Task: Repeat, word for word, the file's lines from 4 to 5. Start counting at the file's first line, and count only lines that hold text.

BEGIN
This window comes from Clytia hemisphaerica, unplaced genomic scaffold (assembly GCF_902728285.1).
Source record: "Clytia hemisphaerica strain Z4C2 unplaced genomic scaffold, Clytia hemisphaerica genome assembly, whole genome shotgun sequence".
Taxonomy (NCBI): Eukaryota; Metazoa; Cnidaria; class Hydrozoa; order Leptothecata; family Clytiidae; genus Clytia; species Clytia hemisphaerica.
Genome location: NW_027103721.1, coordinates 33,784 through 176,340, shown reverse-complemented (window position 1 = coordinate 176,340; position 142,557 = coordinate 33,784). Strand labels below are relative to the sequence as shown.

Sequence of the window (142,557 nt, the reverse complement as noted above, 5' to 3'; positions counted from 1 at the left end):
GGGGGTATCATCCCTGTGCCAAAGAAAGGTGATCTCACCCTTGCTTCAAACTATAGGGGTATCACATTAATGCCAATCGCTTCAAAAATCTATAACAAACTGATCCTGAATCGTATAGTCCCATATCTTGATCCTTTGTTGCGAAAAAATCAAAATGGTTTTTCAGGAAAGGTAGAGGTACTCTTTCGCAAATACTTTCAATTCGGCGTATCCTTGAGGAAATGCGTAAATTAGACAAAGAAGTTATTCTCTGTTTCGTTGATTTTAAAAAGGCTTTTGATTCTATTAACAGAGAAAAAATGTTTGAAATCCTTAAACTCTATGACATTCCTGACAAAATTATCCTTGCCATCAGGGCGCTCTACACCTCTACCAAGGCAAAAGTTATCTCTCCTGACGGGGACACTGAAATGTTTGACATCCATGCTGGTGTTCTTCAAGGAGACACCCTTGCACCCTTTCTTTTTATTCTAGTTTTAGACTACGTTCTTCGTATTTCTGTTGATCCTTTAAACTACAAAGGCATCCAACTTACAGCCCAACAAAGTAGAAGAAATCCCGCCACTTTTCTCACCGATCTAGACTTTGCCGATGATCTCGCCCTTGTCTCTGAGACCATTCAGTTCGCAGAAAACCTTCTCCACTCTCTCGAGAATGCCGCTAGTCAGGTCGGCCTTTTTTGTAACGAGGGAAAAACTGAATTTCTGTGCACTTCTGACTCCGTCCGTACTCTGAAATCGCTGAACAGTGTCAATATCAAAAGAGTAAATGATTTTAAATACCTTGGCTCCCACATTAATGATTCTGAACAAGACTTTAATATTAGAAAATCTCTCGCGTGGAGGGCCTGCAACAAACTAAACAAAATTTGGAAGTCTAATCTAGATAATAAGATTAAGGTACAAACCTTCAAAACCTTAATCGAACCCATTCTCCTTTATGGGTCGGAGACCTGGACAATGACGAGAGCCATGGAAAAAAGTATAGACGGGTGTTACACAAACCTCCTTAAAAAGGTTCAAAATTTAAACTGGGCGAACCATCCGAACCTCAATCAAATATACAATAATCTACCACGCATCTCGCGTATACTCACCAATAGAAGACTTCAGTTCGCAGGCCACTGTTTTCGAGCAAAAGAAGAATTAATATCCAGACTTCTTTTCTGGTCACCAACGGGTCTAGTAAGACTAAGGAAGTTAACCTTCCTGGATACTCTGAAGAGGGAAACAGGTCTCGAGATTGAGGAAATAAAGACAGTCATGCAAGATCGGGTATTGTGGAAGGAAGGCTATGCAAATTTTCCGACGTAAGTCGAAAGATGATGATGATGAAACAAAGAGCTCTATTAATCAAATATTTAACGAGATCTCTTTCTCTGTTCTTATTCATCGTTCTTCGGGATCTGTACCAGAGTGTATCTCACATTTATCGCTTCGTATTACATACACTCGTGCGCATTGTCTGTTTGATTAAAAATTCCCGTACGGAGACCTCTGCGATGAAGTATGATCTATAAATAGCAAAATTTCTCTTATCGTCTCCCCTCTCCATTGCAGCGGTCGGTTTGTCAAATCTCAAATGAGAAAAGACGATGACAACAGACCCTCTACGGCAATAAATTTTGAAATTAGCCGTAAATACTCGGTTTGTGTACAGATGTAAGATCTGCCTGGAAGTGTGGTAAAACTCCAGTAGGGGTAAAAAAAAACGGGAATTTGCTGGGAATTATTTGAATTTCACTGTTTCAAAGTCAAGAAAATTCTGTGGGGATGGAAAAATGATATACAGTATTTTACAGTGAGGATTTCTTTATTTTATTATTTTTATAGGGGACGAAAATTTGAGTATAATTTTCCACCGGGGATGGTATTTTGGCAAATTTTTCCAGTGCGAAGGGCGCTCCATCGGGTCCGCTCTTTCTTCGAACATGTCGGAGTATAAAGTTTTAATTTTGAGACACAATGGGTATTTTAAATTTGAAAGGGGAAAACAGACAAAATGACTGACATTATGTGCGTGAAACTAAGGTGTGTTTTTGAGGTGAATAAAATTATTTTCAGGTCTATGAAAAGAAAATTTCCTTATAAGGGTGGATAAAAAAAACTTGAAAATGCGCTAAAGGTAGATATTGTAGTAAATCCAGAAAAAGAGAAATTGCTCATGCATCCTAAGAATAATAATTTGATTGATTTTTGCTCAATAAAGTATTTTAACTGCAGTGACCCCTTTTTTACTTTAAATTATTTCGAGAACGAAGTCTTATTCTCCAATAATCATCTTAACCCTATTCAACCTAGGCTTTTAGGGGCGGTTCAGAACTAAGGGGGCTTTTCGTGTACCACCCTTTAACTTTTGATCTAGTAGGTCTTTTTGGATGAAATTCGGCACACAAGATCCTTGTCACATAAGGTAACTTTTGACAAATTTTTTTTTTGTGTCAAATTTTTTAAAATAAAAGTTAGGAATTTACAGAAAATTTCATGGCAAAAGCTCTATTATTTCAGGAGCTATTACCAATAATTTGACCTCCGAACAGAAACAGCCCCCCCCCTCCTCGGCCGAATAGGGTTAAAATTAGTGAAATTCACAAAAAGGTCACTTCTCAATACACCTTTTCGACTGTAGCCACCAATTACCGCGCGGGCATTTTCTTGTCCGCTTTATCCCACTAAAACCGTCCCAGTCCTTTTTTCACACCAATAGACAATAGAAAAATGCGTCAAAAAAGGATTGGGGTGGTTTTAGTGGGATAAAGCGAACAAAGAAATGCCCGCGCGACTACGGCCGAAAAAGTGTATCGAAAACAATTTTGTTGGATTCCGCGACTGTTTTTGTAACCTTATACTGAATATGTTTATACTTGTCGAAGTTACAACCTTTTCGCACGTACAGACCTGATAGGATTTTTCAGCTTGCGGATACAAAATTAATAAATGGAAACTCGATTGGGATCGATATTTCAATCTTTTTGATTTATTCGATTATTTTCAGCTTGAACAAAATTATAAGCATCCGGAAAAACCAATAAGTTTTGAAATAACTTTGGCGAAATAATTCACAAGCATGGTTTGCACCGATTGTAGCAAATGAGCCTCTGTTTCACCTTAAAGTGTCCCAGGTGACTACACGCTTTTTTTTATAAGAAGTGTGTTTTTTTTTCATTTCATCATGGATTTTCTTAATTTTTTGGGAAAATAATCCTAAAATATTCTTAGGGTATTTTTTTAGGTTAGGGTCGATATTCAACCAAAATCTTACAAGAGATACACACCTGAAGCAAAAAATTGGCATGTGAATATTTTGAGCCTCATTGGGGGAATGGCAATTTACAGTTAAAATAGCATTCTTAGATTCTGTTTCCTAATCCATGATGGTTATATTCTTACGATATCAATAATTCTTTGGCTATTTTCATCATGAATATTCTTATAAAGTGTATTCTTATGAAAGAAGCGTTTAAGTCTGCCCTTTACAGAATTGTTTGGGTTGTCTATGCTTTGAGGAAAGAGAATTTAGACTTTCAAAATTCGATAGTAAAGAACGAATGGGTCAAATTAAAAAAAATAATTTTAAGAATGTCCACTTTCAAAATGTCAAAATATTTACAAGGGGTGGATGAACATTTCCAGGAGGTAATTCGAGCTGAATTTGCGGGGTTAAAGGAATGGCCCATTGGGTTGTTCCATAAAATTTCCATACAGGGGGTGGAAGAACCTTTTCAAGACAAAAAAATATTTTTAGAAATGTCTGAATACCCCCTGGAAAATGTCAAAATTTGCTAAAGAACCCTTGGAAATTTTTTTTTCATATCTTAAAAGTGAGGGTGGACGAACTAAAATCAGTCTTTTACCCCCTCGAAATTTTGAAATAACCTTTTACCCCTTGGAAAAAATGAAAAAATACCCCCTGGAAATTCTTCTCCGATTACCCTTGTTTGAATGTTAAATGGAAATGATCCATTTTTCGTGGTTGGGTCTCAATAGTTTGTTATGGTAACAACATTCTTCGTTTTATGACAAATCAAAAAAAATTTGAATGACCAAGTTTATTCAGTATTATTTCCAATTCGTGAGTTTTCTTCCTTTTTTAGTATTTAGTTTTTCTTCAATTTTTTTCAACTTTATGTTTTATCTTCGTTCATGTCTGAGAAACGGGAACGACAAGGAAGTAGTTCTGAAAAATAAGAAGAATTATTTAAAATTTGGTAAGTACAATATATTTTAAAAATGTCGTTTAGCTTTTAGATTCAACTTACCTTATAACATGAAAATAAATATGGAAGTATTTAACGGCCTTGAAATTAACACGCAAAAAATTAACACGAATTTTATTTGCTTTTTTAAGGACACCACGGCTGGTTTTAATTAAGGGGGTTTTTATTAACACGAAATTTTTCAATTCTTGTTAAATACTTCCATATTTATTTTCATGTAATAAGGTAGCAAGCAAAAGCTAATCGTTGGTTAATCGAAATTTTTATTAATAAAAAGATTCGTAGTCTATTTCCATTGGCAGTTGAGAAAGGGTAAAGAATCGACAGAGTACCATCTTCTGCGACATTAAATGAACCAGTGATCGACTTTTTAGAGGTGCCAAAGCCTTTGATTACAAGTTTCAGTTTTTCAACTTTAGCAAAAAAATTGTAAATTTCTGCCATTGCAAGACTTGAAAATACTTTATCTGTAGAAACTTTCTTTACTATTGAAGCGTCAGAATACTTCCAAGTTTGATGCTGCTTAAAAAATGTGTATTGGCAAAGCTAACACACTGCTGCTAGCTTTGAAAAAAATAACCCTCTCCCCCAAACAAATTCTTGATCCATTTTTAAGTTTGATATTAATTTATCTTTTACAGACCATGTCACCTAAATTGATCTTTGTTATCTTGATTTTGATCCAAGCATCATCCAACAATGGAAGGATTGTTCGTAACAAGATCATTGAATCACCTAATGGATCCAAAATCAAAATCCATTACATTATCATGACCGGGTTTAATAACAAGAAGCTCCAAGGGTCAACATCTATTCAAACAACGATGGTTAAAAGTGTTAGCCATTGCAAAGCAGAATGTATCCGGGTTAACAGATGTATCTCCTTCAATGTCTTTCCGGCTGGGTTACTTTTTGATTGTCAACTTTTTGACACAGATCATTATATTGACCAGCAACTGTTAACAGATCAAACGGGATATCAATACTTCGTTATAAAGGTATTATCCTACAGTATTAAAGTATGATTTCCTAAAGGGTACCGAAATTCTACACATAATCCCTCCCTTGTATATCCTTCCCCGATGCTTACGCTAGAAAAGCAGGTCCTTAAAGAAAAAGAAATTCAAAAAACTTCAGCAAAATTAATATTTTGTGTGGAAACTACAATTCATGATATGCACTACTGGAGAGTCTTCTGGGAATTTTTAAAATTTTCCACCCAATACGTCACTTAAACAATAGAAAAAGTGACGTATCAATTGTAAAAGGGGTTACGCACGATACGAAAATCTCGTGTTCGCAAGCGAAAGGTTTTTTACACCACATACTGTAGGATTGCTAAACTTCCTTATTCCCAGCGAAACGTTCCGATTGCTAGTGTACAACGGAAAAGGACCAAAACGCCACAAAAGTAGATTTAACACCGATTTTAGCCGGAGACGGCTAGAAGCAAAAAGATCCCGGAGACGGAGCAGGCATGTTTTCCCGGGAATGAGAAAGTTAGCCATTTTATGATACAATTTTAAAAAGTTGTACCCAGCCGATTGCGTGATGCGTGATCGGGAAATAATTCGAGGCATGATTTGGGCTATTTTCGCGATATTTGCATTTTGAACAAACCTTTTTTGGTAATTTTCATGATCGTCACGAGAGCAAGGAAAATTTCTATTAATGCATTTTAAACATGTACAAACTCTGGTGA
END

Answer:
Genome location: NW_027103721.1, coordinates 33,784 through 176,340, shown reverse-complemented (window position 1 = coordinate 176,340; position 142,557 = coordinate 33,784). Strand labels below are relative to the sequence as shown.

Sequence of the window (142,557 nt, the reverse complement as noted above, 5' to 3'; positions counted from 1 at the left end):